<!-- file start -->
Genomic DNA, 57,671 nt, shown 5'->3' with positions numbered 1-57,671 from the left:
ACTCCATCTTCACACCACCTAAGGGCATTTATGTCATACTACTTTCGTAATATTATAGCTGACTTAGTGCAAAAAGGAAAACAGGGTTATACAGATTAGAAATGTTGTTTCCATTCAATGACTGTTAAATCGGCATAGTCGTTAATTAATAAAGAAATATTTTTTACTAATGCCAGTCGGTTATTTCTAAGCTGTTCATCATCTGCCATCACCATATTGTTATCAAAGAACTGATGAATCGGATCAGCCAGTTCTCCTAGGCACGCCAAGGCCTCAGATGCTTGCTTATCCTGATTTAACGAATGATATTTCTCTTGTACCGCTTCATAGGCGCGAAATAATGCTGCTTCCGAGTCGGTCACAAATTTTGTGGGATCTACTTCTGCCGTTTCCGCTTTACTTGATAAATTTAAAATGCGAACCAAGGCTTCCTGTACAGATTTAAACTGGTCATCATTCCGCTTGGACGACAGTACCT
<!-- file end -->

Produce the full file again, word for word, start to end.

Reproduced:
Genomic DNA, 57,671 nt, shown 5'->3' with positions numbered 1-57,671 from the left:
ACTCCATCTTCACACCACCTAAGGGCATTTATGTCATACTACTTTCGTAATATTATAGCTGACTTAGTGCAAAAAGGAAAACAGGGTTATACAGATTAGAAATGTTGTTTCCATTCAATGACTGTTAAATCGGCATAGTCGTTAATTAATAAAGAAATATTTTTTACTAATGCCAGTCGGTTATTTCTAAGCTGTTCATCATCTGCCATCACCATATTGTTATCAAAGAACTGATGAATCGGATCAGCCAGTTCTCCTAGGCACGCCAAGGCCTCAGATGCTTGCTTATCCTGATTTAACGAATGATATTTCTCTTGTACCGCTTCATAGGCGCGAAATAATGCTGCTTCCGAGTCGGTCACAAATTTTGTGGGATCTACTTCTGCCGTTTCCGCTTTACTTGATAAATTTAAAATGCGAACCAAGGCTTCCTGTACAGATTTAAACTGGTCATCATTCCGCTTGGACGACAGTACCT